Jeremy Cooper headed the Federal Government’s Super System Inquiry. He is widely acknowledged as having done a terrific job. The final report is here. He is also the chairman, retirement income, of Challenger Ltd, a financial services firm that is Australia’s largest seller of annuities to retirees. An annuity is a promise of fixed number of payments in the future. For instance, I might pay $500,000 for an annuity that makes payments of $40,000 at the end of each of the next 20 years (for an implied return of 4.96% per year). An annuity that makes payments until death is a super-annuity — hence the term superannuation. It was reported in the AFR today that Challenger is on track to sell $1.4 billion of annuities this year, outstripping last year’s $933 million.
It was also reported that Challenger recently launched an advertising campaign which will promote annuities as a safe alternative to leaving pension investments in risky stocks. You can imagine what the ads will be like — “don’t do what I did, I invested in risky stocks and lost my life savings. Be prudent and buy an annuity” In today’s AFR Jeremy Cooper has an opinion piece that argues that Australia’s superannuation system is too heavily invested in equities. Here is a quote from the piece: “We need to question just how much exposure to equities we should have in our superannuation system. Do the returns, even over the very long term, justify the white-knuckle roller-coaster ride that Australian super investors have experienced over the past 10 years?” Mr Cooper notes that 52% of the money in large Australian super funds is invested in equities (about 29% domestic and 23% global equities). Later in the piece he says “The super industry needs to develop ways of making more concrete promises to ordinary Australians, particularly retirees, who should not be expected to embrace the volatility and uncertainty to which they are now exposed, with so few options to protect themselves.”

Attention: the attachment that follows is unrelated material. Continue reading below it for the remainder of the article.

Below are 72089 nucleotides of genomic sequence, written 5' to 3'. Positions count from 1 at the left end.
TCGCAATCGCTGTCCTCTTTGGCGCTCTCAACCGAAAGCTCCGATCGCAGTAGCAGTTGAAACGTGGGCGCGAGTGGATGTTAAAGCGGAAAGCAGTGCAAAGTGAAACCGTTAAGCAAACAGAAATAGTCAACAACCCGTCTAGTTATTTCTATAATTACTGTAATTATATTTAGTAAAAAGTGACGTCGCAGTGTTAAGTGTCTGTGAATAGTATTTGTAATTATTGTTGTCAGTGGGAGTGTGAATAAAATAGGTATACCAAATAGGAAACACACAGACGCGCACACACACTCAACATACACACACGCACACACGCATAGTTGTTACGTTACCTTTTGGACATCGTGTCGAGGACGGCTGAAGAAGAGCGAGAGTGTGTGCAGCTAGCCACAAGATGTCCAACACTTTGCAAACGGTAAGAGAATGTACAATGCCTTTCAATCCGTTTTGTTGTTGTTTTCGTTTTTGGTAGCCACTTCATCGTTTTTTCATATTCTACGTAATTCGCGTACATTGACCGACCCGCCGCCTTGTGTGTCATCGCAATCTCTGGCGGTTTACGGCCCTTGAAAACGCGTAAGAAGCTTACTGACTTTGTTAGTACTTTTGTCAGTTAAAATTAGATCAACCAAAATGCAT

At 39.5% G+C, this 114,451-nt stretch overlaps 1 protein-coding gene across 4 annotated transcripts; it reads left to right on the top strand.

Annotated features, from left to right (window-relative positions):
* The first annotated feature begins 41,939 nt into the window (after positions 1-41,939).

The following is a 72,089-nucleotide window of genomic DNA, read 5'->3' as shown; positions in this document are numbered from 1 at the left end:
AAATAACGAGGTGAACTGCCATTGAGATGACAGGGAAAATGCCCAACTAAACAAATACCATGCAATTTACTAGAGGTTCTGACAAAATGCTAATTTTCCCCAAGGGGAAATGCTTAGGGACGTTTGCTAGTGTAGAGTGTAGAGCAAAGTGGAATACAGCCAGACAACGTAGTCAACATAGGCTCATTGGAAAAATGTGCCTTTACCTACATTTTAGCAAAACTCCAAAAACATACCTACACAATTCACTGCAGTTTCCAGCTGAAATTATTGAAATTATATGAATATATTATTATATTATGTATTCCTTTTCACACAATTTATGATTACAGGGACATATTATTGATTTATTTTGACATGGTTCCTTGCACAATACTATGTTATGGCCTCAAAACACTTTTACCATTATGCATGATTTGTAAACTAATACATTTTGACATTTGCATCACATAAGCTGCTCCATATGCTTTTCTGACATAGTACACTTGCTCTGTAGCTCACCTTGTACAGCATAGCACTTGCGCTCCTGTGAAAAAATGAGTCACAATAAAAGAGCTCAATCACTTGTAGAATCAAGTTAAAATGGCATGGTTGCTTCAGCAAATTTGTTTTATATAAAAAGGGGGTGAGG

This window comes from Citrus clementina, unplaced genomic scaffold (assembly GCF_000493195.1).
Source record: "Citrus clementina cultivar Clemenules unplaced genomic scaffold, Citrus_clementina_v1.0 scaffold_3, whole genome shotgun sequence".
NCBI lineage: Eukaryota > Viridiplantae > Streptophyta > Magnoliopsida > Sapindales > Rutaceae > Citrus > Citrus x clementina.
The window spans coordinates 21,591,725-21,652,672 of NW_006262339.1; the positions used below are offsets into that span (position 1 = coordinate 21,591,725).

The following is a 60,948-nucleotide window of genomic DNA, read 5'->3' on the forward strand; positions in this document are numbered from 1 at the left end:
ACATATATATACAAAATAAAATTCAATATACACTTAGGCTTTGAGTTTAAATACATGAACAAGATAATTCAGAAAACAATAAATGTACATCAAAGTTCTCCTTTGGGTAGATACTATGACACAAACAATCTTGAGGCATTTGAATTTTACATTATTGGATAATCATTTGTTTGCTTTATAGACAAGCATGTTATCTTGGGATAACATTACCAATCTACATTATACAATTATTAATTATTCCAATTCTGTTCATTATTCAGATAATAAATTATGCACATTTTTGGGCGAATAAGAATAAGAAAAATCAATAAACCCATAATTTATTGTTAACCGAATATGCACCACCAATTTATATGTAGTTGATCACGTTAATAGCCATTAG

The second quote makes it very clear that Mr Cooper is wearing his Challenger hat when making these comments. That is understandable — he like most of us — has narrow commercial interests to promote. But the content of the article is not congruent with Jeremy Cooper’s promotion of the broad public interest in the Cooper Inquiry. The clear suggestion that super fund members who have many years to retirement are not well served by a 52% allocation to equities is not right. It is in the interests of both the individual and broader society for young workers to absorb the high risk of equities and receive the commensurately high expected returns.
There are only a few rules that investors in large superannuation funds need to follow. They are:
1. Save enough today for retirement.
2. Take an amount of risk that is appropriate to your current circumstances.
3. Be heavily diversified across asset classes and within asset classes.
4. Optimise payment of tax.
5. Minimize fees.
Rule 2 means that the closer you are to retirement the less risk you should take. But, young workers should take a lot of risk, and that involves holding a lot of equities. Moreover, equities are tax advantaged in Australia as a result of dividend imputation. And, even those near to or in retirement need to recognise that they are likely to be retired for 2 or 3 decades, so their investment horizon is also long. It is well established that one of the most common mistakes of super investors is to not take enough risk for enough time. Jeremy Cooper speaks with great authority on our super system, so he needs to take care that his comments do not suggest investment strategies (too little risk taking) that are highly damaging in the long run.
I don’t wish too seem too critical of Jeremy Cooper because his leadership of the Super System Inquiry was a notable public service. I just felt that it wasn’t clear enough in his opinion piece which hat he was wearing. His piece makes sense in terms of advocating the use of his firm’s products, but it is not wholly consistent with standard advice to pension beneficiaries.